WEEK 1: INTRODUCTION TO THE COURSE

WHAT IS RESEARCH?

Research is, fundamentally, a refinement of the most basic human trait and social skill: observation. Seeing what is around us, noting it, and making sense of it.  The basic purpose of social research is to observe, and to make sense of those observations. Research is observation that is

i)             systematic,

ii)            demands empirical evidence for verification, and

iii)           employs the scientific method (and hence is transparent and replicable).  The scientific method provides a set of standards and procedures that show not only how findings have been arrived at but that these procedures are sufficiently clear for other researchers to follow them with the same or other materials (Cohen, Manion, Morrison, p. 15).

What is Qualitative Research?

Qualitative research seeks out the ‘why’, not the ‘how’ of its topic through the analysis of unstructured information – things like interview transcripts, open ended survey responses, emails, notes, feedback forms, photos and videos. It doesn’t just rely on statistics or numbers, which are the domain of quantitative researchers.

Qualitative research means that your field research must be formulated in such a way that the evidence or data that you seek is based primarily on WORDS that describe qualities. Qualitative research refers to observation and collection of data based on words. Some of the most common qualitative research methods are:

  • Literature searches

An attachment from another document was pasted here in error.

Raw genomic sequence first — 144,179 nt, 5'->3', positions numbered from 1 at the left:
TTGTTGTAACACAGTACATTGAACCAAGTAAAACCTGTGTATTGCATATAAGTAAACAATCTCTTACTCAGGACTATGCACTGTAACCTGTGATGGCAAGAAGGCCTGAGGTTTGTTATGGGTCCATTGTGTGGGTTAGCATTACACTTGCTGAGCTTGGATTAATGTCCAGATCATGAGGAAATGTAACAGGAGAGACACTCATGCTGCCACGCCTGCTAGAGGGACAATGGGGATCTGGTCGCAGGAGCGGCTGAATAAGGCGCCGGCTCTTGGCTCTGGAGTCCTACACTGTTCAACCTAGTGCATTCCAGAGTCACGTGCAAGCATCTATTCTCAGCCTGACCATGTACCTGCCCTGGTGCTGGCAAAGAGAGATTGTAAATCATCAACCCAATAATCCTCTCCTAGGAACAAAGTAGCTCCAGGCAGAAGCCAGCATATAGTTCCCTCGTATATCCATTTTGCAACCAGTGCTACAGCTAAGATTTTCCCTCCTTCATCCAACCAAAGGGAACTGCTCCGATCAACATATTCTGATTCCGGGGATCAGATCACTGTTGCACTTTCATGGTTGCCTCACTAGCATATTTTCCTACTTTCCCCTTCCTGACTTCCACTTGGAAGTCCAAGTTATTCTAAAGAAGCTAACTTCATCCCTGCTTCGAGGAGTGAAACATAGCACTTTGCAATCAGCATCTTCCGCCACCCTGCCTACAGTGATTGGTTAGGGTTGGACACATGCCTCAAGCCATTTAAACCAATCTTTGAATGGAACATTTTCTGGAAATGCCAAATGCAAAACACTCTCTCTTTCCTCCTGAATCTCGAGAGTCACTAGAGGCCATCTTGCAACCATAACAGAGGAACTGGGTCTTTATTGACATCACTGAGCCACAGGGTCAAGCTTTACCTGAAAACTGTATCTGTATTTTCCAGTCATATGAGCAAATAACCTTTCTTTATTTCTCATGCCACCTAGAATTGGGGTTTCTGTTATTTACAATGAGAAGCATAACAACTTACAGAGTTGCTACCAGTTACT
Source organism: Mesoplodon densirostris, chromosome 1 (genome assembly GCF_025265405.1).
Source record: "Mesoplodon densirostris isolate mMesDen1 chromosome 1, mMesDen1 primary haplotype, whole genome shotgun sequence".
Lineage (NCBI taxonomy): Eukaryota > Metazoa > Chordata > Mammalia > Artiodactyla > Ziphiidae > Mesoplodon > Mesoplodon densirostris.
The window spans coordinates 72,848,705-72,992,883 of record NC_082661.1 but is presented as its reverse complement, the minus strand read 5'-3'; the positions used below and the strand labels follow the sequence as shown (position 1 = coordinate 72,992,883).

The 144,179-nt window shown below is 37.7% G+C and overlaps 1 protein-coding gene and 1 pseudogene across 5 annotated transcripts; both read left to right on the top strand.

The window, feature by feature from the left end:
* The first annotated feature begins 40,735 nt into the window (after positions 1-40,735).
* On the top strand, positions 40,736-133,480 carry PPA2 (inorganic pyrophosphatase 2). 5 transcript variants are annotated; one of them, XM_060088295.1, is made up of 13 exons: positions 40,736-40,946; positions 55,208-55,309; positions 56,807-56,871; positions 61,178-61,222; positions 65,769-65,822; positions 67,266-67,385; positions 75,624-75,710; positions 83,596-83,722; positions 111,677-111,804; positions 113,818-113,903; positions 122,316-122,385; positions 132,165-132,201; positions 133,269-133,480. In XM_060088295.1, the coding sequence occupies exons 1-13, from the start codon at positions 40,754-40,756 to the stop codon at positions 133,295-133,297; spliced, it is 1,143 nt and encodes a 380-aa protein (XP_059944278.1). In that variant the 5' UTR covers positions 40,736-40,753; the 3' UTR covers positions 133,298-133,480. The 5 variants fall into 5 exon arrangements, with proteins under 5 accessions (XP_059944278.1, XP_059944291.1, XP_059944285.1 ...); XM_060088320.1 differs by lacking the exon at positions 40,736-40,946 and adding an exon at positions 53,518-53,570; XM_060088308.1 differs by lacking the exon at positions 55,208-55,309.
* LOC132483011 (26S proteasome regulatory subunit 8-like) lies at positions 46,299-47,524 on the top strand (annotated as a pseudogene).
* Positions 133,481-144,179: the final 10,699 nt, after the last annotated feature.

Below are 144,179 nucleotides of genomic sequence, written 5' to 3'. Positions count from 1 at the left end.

• Interviews:
    • Individual or group
    • f2f, telephone, online
    • Synchronous or Asynchronous
  • Surveys/questionnaires (f2f, online)
  • Document research (study of relevant newspapers, archives, reports)
  • Observation of an online activity, network, community, event:
    • discourse analysis,
    • content analysis and/or
    • usage statistics
  • Discourse analysis of an online discussion.

Whereas qualitative research seeks data that are based on WORDS, quantitative research seeks data that are based on numbers, or quantities and the most common methods use instruments such as surveys and clinical experiments.Some quantitative data will also be collected but will be used in a descriptive way to complement the qualitative analysis and conclusions.

Figure 1: Overview of Qualitative Research Issues

Figure 2: Overview of Quantitative Research Issues

Figure 3: Qualitative Research Process

Figure 4: Group Process on Identifying Research Focus, RQs, and Methods

Figure 5: Research Process and Sections of Final Paper